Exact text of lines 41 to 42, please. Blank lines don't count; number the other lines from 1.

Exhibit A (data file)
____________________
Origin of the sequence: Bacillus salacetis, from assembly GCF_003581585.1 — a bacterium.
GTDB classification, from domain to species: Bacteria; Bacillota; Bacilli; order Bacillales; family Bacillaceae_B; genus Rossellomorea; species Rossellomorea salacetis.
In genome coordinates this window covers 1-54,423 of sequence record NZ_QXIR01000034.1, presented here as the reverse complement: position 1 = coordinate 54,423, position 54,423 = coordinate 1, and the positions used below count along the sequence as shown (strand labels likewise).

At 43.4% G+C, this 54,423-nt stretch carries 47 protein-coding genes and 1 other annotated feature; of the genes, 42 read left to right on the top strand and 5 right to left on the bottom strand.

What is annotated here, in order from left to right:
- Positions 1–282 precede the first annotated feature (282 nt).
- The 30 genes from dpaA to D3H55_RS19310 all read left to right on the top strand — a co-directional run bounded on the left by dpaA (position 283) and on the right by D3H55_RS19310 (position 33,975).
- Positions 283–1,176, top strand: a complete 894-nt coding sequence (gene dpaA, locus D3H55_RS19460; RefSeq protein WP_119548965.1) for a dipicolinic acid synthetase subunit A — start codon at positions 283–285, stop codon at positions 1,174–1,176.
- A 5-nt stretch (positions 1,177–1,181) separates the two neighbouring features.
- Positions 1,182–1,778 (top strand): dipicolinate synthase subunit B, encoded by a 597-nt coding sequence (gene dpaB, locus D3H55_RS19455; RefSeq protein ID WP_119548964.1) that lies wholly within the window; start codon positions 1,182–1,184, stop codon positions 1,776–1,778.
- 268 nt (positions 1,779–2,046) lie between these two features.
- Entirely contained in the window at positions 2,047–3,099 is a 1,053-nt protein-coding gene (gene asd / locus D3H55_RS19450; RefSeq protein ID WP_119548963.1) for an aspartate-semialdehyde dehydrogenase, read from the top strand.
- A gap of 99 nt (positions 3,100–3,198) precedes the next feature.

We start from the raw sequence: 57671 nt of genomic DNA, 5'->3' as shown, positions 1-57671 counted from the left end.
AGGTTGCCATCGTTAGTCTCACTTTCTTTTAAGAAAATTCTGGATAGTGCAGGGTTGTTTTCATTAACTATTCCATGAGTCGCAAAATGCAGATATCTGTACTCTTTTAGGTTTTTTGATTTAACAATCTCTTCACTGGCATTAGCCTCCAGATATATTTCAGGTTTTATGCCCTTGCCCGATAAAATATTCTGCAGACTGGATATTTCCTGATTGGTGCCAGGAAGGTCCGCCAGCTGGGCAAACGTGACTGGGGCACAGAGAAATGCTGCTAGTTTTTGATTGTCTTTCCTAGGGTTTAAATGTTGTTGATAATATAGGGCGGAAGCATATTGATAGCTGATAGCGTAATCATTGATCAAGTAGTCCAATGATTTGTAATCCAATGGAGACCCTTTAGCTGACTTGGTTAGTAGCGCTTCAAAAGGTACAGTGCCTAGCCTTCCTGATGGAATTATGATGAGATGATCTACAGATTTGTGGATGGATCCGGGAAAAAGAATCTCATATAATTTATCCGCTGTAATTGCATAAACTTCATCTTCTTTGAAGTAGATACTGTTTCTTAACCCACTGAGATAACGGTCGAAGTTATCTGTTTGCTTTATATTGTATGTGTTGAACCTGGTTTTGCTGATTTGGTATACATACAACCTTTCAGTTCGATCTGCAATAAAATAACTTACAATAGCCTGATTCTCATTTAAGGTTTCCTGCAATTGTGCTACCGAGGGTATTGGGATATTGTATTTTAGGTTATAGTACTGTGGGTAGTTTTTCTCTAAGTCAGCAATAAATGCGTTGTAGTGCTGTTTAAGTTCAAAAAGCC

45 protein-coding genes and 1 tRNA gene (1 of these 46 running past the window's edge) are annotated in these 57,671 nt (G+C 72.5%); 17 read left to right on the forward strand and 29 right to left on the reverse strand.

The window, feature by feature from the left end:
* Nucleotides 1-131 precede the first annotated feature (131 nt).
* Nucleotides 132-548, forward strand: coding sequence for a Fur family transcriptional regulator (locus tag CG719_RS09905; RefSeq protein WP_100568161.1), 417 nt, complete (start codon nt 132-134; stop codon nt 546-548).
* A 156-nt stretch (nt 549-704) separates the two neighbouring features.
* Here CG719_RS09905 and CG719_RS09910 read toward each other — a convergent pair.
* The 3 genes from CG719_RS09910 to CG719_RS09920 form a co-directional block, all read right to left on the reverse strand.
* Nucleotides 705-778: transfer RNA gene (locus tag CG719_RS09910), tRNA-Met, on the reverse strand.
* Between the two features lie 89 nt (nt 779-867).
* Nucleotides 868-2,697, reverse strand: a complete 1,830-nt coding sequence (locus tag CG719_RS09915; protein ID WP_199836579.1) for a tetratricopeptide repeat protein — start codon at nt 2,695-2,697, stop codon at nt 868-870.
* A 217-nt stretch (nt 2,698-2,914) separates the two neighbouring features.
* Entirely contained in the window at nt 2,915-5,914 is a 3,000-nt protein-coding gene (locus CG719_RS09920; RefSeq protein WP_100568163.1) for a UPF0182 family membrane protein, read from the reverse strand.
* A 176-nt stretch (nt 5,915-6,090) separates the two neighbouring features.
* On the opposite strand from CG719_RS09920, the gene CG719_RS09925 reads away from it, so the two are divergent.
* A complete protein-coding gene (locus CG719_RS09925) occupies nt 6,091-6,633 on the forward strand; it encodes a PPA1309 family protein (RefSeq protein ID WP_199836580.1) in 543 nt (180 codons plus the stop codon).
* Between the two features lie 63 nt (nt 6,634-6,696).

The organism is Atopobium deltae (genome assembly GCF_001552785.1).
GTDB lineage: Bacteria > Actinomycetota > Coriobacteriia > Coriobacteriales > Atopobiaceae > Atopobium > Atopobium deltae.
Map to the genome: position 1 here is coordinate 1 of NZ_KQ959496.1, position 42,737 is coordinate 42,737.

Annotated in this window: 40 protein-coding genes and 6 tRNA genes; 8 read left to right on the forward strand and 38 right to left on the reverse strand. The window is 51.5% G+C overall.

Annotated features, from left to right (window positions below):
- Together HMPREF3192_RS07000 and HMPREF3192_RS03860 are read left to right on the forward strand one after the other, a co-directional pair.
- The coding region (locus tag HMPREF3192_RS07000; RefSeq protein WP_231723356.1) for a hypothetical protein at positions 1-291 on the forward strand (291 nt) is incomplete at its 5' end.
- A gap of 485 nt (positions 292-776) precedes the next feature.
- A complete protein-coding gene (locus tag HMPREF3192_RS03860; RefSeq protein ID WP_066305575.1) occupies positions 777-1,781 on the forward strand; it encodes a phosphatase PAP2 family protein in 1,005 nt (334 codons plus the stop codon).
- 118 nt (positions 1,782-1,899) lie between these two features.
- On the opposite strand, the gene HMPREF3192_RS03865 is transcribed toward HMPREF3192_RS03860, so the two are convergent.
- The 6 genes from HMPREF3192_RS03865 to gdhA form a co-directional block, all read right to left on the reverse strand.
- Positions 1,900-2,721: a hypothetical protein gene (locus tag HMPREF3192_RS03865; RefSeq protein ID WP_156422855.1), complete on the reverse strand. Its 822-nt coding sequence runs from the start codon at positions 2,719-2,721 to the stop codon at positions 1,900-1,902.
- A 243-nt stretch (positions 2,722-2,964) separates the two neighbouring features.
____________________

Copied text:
- 118 nt (positions 1,782-1,899) lie between these two features.
- On the opposite strand, the gene HMPREF3192_RS03865 is transcribed toward HMPREF3192_RS03860, so the two are convergent.